Adding an internist to an inpatient psychiatric team improved 12 out of 17
patient care processes without increasing hospital charges or length of stay,
according to a randomized controlled trial by University of Vermont
A second study found that Medicaid psychiatric outpatients in Ohio used
medical services at a higher rate than the general population, but received"
dismal" levels of preventive care. Usage rates differed by
psychiatric diagnosis, said researchers from Ohio State University, so
assistance programs ought to vary accordingly.
The two reports appear in the April Psychiatric Services.
General medical care for psychiatric patients has received increased
research attention in the last decade, commented Benjamin Druss, M.D., the
Rosalynn Carter chair in mental health at Emory University. Druss was not
associated with either study.
"Medical care for the mentally ill has been an orphan issue over the
years," said Druss. "Mental health researchers have focused on
mental health, while primary care people haven't looked at this patient
In the Vermont study, a board-certified internist developed a needs
assessment documenting nonpsychiatric medical problems and medication use on
admission, wrote Alan Rubin, M.D., an assistant professor of general internal
medicine at the University of Vermont College of Medicine, and four
colleagues. He also advised the patients' primary care providers about health
maintenance care on discharge.
"Adding the internist made for wise ordering, a more complete data
base for preventive services, and prompt handling of problems as they came
up," Rubin told Psychiatric News. "We believe the savings
came from fewer unnecessary tests in general and a half day less length of
stay, although this finding was not significant."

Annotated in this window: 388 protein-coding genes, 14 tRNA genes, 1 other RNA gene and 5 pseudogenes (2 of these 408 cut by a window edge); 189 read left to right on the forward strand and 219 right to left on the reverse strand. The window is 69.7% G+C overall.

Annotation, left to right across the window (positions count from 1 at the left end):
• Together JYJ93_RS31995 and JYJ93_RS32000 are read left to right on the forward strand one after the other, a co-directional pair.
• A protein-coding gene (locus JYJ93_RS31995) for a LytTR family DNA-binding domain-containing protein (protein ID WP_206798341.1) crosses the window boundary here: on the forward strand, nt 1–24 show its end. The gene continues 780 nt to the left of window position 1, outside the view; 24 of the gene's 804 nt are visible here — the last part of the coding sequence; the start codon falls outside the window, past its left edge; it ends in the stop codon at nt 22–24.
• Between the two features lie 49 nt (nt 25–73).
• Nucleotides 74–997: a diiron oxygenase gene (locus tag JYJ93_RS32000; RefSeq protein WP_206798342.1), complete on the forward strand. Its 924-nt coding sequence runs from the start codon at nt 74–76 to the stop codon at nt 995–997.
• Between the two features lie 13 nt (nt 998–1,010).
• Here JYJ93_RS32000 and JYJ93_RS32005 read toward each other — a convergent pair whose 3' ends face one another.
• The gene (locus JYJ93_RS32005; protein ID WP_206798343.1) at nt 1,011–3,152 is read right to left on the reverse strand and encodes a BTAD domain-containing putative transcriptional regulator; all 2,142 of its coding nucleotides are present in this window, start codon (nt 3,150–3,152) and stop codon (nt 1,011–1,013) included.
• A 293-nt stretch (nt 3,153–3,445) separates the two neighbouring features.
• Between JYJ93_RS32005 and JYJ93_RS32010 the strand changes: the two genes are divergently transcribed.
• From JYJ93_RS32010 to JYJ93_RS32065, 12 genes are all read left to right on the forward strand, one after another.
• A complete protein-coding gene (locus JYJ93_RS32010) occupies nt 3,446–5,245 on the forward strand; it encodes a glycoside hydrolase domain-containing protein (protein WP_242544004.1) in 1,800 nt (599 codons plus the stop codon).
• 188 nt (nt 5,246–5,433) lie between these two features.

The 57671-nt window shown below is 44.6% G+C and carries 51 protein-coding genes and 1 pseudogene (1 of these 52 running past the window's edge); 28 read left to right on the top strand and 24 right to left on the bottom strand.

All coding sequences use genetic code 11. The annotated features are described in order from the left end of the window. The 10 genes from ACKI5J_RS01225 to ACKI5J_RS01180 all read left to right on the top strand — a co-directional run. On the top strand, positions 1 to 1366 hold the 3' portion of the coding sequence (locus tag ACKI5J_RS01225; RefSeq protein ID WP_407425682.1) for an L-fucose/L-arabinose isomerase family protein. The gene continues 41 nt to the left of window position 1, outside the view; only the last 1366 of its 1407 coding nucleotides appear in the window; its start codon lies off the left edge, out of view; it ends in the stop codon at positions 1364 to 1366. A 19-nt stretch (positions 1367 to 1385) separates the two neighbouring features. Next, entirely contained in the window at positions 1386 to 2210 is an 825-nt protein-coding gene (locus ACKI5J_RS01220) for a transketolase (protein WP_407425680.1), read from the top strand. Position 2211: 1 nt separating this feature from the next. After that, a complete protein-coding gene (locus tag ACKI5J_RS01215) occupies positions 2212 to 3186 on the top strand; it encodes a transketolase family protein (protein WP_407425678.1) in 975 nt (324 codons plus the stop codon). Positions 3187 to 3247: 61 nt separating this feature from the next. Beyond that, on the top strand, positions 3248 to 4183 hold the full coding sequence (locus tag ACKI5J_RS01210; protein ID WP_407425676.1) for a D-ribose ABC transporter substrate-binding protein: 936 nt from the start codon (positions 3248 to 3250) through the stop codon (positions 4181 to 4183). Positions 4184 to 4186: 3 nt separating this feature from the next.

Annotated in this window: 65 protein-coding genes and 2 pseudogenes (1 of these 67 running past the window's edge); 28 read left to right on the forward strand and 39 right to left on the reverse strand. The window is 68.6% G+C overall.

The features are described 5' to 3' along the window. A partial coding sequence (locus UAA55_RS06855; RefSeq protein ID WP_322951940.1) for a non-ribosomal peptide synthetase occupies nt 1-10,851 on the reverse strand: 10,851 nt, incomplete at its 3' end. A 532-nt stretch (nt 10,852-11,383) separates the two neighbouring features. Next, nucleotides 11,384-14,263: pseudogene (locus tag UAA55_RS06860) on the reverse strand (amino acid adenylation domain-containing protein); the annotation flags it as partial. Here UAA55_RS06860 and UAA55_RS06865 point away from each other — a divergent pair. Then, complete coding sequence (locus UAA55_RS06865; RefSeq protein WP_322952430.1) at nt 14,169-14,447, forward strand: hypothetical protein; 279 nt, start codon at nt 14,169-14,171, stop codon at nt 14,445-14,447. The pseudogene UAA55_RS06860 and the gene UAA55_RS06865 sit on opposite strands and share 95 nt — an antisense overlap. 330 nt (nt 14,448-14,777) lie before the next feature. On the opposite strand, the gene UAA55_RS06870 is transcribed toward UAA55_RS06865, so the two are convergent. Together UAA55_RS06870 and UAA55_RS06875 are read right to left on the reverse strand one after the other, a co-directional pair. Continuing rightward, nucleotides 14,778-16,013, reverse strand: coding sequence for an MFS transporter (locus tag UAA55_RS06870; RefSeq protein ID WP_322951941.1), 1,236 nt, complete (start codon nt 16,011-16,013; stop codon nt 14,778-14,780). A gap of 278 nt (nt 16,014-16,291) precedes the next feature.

Others have proposed giving psychiatrists more training in internal
medicine or creating combined medical-psychiatric units to meet the need for
general medical care for psychiatric inpatients, wrote Rubin. The staff
internist working on the two 24-bed psychiatric units provided comprehensive
services during otherwise open time in the patients' daily schedule.
In the study, 272 patients were admitted from March 2001 to January 2002 to
the psychiatric units of Fletcher Allen Health Care in Burlington, Vt. Twelve
were screened out for prespecified medical reasons, and 121 refused to
participate in the trial. Those who were ineligible or who refused were
significantly older (43.3 years versus 37.2 years) and had more comorbid
medical conditions than patients who agreed to join the study.
The researchers were concerned about the many eligible patients who,
possibly because of "fatigue or suspicion," refused to participate
in the study.
"It is not clear whether these patients would have refused medical
attention by the internist if it was offered in a nonresearch, nonacute
setting," they said.
Eventually 55 patients were randomized to the intervention group, and 84
received usual care. The unequal group sizes resulted from an administrative
error, but this did not violate randomness or introduce bias, said the
researchers. About 39 percent of the usual-care group and 45 percent of the
intervention group were male. There were no significant differences between
the groups in age, sex, diagnosis, and functioning. Most patients did not have
comorbid nonpsychiatric medical conditions, although those in the intervention
group had slightly more (p=0.023).
Patients in both groups had physical examinations and had lists of physical
problems, psychosocial issues, family risk factors, allergies, and
environmental problems updated. However, significantly more of the
intervention group had their medication lists reviewed, had higher
needs-assessment summary scores, and had a risk plan created to reflect any